The ACSS (Advanced Combined Sighting System) is a giant leap forward in reticle design that utilizes bullet drop compensation correlated with range estimation, wind holds and moving target
leads in one simple to use system. The ACSS Raptor reticle increases first hit ratio and decreases time of engagement dramatically. It is a two-part reticle that allows you to be very fast from 0 to 300 yards, and very accurate from 400 to 600 yards.
ACHIEVING A CLEAR RETICLE PICTURE
Your Silver Series (SLx6) 1-6×24 FFP scope comes with an adjustable Diopter Ring (G) that must be set to match your eye. Located at the rear of the eyepiece, the Diopter Ring (G) changes the focus of the reticle as you see it inside the scope. It does not change the focus of objects that you look at through the scope. Setting the diopter is the critical first step to successful precision shooting. You can set the diopter before you have even mounted the scope in its rings.
- Turn the Power Ring (B) to the highest setting, 6x, and point the scope at a bright, featureless background such as blue sky or a blank white wall.
- With your head in position behind the scope’s ocular lens, look at the wall or sky instead. If you look through prescription glasses when shooting, wear them now too. After 5 or 6 seconds, close your eyes.
- Now open your eye, glance through the scope and immediately see if the reticle is sharp or blurry. If you notice that the reticle seems blurry at first and then suddenly sharpens, your eyes have focused on the reticle itself instead of looking through the scope. You must adjust the diopter ring and try again.
- If the reticle was blurry, turn the Diopter Ring (G) and repeat the process again. The process will take multiple adjustments. Each time you repeat the process, ask yourself if the reticle was sharper or more blurry than before. The final adjustments may be very fine. If your eyes get watery or tired, walk away for a bit and come back to this later.
- Once the reticle appears sharp as soon as you glance through the scope, the diopter is set for your eyes. Everyone’s eyes are slightly different, so the ideal adjustment changes from person to person. Many shooters will mark their correct diopter position with a little dab of paint or fingernail polish across the ring and the scope body, in case the ring gets turned accidentally later on. Others will apply electrical tape around the diameter of the ring to hold it in place.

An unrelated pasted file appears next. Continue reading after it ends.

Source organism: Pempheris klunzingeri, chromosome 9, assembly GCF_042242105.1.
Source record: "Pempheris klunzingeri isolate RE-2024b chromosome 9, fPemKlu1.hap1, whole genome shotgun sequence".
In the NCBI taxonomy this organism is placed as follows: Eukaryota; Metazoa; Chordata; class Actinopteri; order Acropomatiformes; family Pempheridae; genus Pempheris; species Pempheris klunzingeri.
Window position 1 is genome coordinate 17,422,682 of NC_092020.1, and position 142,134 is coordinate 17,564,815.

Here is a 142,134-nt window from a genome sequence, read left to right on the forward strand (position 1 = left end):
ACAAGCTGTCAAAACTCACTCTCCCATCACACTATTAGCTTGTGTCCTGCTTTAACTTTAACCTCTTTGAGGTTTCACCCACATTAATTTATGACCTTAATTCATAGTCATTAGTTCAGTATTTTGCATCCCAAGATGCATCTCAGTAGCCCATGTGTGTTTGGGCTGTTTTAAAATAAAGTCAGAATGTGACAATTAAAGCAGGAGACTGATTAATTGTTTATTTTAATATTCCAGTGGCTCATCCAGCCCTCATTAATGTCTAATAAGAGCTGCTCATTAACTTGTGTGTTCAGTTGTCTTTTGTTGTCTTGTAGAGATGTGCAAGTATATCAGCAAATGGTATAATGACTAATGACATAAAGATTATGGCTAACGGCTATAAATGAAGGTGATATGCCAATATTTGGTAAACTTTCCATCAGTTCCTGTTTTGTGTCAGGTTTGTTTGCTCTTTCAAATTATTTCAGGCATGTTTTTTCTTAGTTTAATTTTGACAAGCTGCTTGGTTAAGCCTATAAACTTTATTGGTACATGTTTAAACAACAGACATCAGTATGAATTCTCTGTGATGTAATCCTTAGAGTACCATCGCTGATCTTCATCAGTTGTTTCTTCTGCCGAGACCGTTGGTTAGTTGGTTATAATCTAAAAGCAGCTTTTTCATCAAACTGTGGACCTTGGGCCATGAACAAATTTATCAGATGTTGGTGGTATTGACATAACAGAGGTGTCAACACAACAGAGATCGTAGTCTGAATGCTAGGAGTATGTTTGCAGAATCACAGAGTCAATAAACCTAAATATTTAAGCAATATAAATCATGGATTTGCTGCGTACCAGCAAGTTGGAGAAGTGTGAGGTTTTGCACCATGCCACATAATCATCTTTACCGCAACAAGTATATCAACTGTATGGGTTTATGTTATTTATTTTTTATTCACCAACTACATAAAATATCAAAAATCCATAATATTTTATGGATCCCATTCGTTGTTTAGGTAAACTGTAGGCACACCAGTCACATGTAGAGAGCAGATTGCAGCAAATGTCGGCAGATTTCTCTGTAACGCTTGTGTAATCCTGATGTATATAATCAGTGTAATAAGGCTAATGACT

This is a one-time adjustment. Reticle details may appear small when not looking at medium or long range targets, especially at low magnification. Shooting at those ranges is best done from a well-supported position using a bipod or sandbags.
The Illumination Knob (C) control on the left side of the scope is marked with numbers of increasing brightness from 1 to 11. The knob cap unscrews counter-clockwise, holding a CR2032 battery with the positive (+) side facing towards the cap. The windage turret cap on the opposite side holds a spare CR2032 battery inside. Reticle illumination at the lower settings is useful in low light situations like sunrise and sunset. The highest two settings are “daylight bright” settings. Reticle “bleed out”, abnormalities and small imperfections may be visible when viewed indoors or in low light conditions at these two settings. This is a normal result of the reticle etching process. Abnormalities at these two settings will not be visible when viewed in daylight conditions. Using these settings in low light situations will overpower your eye’s ability to see the target and make the reticle appear distorted. The right amount of illumination creates a clear contrast between the reticle and your intended target, without straining the eye.